How does a bank create new money when it pays its own staff?

I am reading Ryan-Collins et al. (2013, Where Does Money Come From? A Guide to the UK Monetary and Banking System). I think I understand how banks create new money whenever they make a loan.

Using their example in 4.2, when a bank loans say £10,000 to Robert, their assets increase by the £10,000 loan and their liabilities also increase by £10,000 in the form of a deposit into Robert's new account. The latter deposit is the new money created by the bank.

However, I do not understand how:

the bank creates new money when it ... pays its staff salaries or bonuses.

Say the bank pays its own staff Jane £5,000. What happens to the bank's balance sheet?

I think a deposit of £5,000 is made into Jane's bank account -- this is the new money created and is recorded under the bank's liabilities. But is there any corresponding change in assets?

If an employee performed work there is a liability called "current liabilities". Paying into the employee's account is just changing one kind of liability into another kind of liability of the same size so total liabilities is unchanged and total assets is unchanged. The new liability is a recorded as a deposit.

Paying the employee with an amount of cash reduces assets and reduces liabilities.

@IñakiViggers is correct, of course, that part of the assets were the result of interest earned and fees charged. My answer addresses only what happens at the instant in time the employee is paid.

is there any corresponding change in assets?

Yes. Broadly speaking, salaries, dividends, and other expenses come from interest and fees the bank charges its customers for loans and other services. Thus, the accrued fees and interest are assets which presumably compensate the salary liabilities.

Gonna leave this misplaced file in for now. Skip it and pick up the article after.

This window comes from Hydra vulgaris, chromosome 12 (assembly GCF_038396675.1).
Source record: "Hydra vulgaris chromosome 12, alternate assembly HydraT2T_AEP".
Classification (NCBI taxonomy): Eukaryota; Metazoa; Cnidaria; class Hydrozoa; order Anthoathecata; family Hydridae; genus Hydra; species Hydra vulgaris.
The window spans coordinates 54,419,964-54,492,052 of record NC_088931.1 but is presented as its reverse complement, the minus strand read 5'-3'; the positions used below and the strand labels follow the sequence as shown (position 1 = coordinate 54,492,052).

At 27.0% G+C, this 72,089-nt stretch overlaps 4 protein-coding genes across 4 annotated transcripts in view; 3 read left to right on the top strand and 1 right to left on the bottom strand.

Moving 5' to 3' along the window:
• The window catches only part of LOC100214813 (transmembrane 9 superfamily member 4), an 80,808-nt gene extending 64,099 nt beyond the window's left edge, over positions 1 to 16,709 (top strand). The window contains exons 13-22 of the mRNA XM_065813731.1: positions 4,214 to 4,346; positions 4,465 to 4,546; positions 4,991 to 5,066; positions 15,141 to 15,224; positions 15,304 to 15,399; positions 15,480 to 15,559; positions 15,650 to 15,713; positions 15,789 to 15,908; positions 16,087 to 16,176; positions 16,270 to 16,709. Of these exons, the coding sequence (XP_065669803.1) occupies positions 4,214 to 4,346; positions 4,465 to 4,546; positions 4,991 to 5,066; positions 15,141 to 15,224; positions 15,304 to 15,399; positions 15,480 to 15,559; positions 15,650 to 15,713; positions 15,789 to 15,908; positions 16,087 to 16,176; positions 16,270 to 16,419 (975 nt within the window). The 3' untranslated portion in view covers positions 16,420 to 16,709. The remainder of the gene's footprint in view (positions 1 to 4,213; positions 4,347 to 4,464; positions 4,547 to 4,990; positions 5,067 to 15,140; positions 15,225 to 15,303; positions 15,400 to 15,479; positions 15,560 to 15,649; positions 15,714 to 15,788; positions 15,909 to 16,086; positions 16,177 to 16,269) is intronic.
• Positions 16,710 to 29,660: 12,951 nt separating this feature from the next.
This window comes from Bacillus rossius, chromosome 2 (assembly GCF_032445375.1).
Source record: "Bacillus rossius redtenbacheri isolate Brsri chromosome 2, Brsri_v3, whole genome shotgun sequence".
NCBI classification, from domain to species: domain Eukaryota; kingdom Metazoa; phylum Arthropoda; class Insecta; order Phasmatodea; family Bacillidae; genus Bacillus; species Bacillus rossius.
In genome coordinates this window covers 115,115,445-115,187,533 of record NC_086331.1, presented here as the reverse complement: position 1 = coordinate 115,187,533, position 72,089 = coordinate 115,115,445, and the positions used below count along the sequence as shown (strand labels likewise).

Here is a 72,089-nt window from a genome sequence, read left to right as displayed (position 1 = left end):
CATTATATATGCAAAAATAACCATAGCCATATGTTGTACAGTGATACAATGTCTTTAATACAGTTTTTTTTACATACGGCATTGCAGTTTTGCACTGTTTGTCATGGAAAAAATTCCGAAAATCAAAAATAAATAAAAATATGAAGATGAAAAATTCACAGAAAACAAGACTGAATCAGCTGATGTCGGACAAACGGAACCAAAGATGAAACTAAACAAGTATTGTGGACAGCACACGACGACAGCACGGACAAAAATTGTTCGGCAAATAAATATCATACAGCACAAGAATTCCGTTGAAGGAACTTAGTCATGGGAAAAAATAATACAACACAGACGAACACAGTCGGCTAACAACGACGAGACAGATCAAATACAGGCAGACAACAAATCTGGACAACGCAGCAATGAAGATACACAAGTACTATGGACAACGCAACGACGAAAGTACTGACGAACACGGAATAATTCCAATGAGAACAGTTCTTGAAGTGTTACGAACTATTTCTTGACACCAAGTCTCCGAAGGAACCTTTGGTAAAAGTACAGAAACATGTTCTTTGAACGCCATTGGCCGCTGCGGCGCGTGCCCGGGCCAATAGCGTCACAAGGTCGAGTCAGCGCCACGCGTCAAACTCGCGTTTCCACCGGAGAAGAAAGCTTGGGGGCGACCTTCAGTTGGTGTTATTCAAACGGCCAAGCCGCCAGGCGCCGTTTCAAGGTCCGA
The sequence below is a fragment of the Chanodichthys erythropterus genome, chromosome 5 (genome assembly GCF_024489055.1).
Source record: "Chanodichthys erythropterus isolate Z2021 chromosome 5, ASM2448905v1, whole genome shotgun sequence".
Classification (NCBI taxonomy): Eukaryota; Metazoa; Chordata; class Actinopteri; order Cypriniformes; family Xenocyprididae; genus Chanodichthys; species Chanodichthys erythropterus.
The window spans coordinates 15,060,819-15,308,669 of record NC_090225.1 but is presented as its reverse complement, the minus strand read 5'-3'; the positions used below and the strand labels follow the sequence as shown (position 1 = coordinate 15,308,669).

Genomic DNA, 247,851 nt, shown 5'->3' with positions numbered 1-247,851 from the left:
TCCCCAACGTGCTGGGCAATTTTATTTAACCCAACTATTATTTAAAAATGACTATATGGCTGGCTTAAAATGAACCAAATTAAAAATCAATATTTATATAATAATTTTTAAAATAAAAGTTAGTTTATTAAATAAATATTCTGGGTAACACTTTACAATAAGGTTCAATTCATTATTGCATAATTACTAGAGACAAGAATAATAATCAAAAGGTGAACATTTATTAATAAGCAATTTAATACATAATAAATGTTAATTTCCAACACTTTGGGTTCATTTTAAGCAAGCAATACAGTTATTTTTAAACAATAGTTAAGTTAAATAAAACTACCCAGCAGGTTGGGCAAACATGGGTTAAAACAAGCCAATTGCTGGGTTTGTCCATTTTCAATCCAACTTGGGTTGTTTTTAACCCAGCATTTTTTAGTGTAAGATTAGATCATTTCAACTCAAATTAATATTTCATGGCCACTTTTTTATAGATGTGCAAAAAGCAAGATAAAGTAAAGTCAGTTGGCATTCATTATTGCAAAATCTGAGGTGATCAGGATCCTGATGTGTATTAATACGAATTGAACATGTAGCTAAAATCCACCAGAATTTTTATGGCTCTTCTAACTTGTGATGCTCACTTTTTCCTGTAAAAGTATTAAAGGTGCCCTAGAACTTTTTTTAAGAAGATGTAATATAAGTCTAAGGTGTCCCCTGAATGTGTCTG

In the event that expenses such as salaries outweigh the bank's inflows (that is, the change in assets that comes in the form of interest/fees/etc.), the bank would offset those liabilities via deductions from its capital. Keep in mind that a bank's (or any entity's) balance sheet needs to preserve the equation $$Assets=Liabilities+Capital$$

• So in my Jane example, does the bank's balance sheet increase or decrease by £5,000? And what would it be recorded as?
– user20317
Feb 22 '19 at 2:08
• @user1180576 Salaries would be recorded as wages payable or something similar. It is hard to tell for how much the balance sheet will increase or decrease, as that depends on how the bank offsets its liability (I expanded the answer to encompass the scenario where a change of assets is non-existent or insufficient for preserving balance). Feb 22 '19 at 18:39

Speaking in the accounting language, it would not affect assets. As employees work and deliver their services, that creates a liability and personnel costs to the bank. So the bank would book DR Personnel Costs in P&L CR Salaries Payable. Come payroll day, it would make a second journal entry DR Salaries Payable CR Due to Customers (e.g. Salary account, Deposit account). So by bank workers delivering a service to its employing bank, they actually create money, i.e. DR P&L CR Salary Account.